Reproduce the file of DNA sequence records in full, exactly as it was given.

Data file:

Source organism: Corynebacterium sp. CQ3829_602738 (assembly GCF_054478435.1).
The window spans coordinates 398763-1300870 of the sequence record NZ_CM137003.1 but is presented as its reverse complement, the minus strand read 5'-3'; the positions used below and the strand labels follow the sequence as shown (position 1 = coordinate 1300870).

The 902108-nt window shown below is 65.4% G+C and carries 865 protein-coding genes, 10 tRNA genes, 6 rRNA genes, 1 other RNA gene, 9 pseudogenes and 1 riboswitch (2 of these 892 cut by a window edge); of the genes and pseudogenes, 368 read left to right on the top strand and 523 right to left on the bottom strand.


Source organism: Corynebacterium sp. CQ3829_602738 (assembly GCF_054478435.1).
The window spans coordinates 398763-1300870 of the sequence record NZ_CM137003.1 but is presented as its reverse complement, the minus strand read 5'-3'; the positions used below and the strand labels follow the sequence as shown (position 1 = coordinate 1300870).

The 902108-nt window shown below is 65.4% G+C and carries 865 protein-coding genes, 10 tRNA genes, 6 rRNA genes, 1 other RNA gene, 9 pseudogenes and 1 riboswitch (2 of these 892 cut by a window edge); of the genes and pseudogenes, 368 read left to right on the top strand and 523 right to left on the bottom strand.